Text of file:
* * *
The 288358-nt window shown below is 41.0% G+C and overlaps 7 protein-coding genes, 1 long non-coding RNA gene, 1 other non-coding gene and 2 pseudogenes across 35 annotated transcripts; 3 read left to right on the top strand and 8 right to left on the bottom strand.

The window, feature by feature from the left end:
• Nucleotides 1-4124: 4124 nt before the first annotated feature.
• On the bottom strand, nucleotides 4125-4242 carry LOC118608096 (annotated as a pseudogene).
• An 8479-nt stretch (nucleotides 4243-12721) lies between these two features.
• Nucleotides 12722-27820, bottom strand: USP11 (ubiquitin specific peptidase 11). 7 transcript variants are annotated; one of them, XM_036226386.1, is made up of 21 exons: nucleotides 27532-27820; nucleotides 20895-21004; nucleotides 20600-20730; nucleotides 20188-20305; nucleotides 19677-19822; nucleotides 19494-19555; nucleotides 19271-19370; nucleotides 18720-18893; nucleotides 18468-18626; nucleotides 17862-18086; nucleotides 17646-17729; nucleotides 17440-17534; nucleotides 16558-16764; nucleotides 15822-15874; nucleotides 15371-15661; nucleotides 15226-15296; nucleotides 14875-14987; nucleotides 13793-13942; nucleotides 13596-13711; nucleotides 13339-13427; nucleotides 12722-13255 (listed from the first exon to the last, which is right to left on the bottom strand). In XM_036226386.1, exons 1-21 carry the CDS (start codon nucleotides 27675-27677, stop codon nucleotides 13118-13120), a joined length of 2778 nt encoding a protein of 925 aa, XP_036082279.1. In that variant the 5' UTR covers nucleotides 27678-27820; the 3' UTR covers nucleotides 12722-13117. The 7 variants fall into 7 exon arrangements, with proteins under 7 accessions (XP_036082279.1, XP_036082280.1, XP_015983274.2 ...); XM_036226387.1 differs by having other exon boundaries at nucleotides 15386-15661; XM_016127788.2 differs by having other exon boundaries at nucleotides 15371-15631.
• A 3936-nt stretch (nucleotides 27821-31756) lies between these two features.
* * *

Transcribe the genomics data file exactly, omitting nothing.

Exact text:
The 288358-nt window shown below is 41.0% G+C and overlaps 7 protein-coding genes, 1 long non-coding RNA gene, 1 other non-coding gene and 2 pseudogenes across 35 annotated transcripts; 3 read left to right on the top strand and 8 right to left on the bottom strand.

The window, feature by feature from the left end:
• Nucleotides 1-4124: 4124 nt before the first annotated feature.
• On the bottom strand, nucleotides 4125-4242 carry LOC118608096 (annotated as a pseudogene).
• An 8479-nt stretch (nucleotides 4243-12721) lies between these two features.
• Nucleotides 12722-27820, bottom strand: USP11 (ubiquitin specific peptidase 11). 7 transcript variants are annotated; one of them, XM_036226386.1, is made up of 21 exons: nucleotides 27532-27820; nucleotides 20895-21004; nucleotides 20600-20730; nucleotides 20188-20305; nucleotides 19677-19822; nucleotides 19494-19555; nucleotides 19271-19370; nucleotides 18720-18893; nucleotides 18468-18626; nucleotides 17862-18086; nucleotides 17646-17729; nucleotides 17440-17534; nucleotides 16558-16764; nucleotides 15822-15874; nucleotides 15371-15661; nucleotides 15226-15296; nucleotides 14875-14987; nucleotides 13793-13942; nucleotides 13596-13711; nucleotides 13339-13427; nucleotides 12722-13255 (listed from the first exon to the last, which is right to left on the bottom strand). In XM_036226386.1, exons 1-21 carry the CDS (start codon nucleotides 27675-27677, stop codon nucleotides 13118-13120), a joined length of 2778 nt encoding a protein of 925 aa, XP_036082279.1. In that variant the 5' UTR covers nucleotides 27678-27820; the 3' UTR covers nucleotides 12722-13117. The 7 variants fall into 7 exon arrangements, with proteins under 7 accessions (XP_036082279.1, XP_036082280.1, XP_015983274.2 ...); XM_036226387.1 differs by having other exon boundaries at nucleotides 15386-15661; XM_016127788.2 differs by having other exon boundaries at nucleotides 15371-15631.
• A 3936-nt stretch (nucleotides 27821-31756) lies between these two features.